Rosh Hashanah History

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This question was not really answered until the rabbinic period. The Mishnah, a compilation of rabbinic discussions that was codified around 200 CE, lists a grand total of four new years in each Jewish year (Tractate Rosh Hashana 1:1). The first is the New Year of Kings at the beginning of Nisan. It was as of this date that the regnal years of Jewish rulers were to be reckoned. In addition, this day also serves as the New Year of Festivals. Hence, many books on the Jewish holidays begin their discussions with Passover, the first festival of the year according to this reckoning. The second is the New Year for the tithing of cattle at the beginning of Elul, the sixth month (although, the Mishnah records, Rabbis Elazar and Simeon date this to the beginning of Tishrei). The third is the civil New Year at the beginning of Tishrei, which eventually also became the religiously observed New Year. This New Year also serves as the New Year of Sabbath and Jubilee years, as well as of planting and of vegetables. The fourth is the New Year of Trees at the beginning of Shevat, the eleventh month, although the tradition of the House of Hillel eventually became predominant, which began this new year on the 15th day of the month and gave us the minor holiday of Tu Bishvat (the fifteenth day of Shevat).

The Mishnah continues by referring to Rosh Hashanah as the day upon which all creatures stand in judgment before God (Rosh Hashanah 1:2). This theme is elaborated in the Gemara, a commentary on the Mishnah that dates to around 500 CE (Babylonian Talmud). According to this tradition, God opens three books on Rosh Hashanah (Rosh Hashanah 16b). In the first, the righteous are inscribed for life in the coming year. In the second, the wicked are inscribed for death. And in the third, the names of those who are not easily classified--in other words most people--are temporarily inscribed, while their behavior during the coming Ten Days of Repentance culminating on Yom Kippur will decide their fates during the coming year. For this reason, Rosh Hashanah is also referred to as Yom Hadin, the Day of Judgment.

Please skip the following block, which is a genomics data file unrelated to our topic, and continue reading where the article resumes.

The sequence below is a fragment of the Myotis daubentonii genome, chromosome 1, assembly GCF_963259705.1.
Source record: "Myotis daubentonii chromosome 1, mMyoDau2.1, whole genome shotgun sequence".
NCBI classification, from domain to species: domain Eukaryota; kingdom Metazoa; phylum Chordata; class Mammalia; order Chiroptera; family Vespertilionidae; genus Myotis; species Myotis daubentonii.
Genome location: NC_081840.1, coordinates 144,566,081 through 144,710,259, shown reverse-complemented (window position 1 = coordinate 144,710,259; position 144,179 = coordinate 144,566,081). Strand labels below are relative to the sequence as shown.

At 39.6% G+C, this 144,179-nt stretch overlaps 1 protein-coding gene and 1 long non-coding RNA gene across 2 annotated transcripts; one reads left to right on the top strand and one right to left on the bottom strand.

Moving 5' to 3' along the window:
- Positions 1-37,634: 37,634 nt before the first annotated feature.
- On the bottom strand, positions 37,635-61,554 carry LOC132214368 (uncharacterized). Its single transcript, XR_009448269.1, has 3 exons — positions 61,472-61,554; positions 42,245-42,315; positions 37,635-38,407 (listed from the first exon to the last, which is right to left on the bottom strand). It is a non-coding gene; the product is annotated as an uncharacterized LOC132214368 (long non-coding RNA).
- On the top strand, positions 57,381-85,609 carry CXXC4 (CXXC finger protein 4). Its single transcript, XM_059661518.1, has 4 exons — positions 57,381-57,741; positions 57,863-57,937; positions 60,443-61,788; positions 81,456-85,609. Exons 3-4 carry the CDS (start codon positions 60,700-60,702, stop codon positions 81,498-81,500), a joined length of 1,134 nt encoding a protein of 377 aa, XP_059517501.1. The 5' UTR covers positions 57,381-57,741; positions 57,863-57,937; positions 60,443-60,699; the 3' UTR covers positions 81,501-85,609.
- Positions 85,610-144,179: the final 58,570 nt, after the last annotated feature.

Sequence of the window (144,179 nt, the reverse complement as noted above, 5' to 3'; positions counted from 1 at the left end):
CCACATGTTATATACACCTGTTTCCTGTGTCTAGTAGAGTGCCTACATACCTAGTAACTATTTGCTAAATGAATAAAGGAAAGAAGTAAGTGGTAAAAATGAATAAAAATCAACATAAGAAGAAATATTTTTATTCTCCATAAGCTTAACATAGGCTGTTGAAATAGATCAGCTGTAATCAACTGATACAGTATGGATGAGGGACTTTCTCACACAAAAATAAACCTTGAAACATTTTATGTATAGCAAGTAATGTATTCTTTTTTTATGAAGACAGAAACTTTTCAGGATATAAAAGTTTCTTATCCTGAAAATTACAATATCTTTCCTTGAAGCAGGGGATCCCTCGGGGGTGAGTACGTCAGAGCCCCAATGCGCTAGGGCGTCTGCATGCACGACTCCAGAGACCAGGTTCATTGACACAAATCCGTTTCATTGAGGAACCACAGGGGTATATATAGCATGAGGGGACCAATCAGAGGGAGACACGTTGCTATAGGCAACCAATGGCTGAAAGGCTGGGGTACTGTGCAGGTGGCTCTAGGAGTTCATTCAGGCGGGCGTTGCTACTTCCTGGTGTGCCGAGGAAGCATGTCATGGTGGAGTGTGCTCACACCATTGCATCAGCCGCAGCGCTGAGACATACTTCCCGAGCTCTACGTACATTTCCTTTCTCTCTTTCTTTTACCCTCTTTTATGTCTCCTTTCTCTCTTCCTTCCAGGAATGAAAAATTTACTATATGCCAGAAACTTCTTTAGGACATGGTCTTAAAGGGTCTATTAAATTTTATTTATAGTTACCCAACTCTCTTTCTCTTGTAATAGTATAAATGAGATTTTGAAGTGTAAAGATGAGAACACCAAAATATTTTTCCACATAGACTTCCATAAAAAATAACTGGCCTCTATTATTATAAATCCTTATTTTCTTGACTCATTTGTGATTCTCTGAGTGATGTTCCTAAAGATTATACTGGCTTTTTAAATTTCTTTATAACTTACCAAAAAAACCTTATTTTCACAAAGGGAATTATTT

Because of the shofar that is sounded on Rosh Hashanah, the holiday is also designated as Yom Teruah, the Day of Sounding the Shofar. It is both a joyous and a solemn occasion. Since Rosh Hashanah had neither an agricultural nor a historical connection, the rabbis dated some previously undated events to this day. The importance of the shofar or ram's horn in the liturgy of Rosh Hashanah gave rise to a connection with the story of the Binding of Isaac, the Akedah, in which a ram caught in a thicket plays an important role. Indeed, this is the story that serves as one of the Torah readings on this holiday. In addition, some rabbis viewed this day as the anniversary of the creation of humanity (Yom Harat Olam) and of other significant events in biblical history (Rosh Hashanah 10b-11a).

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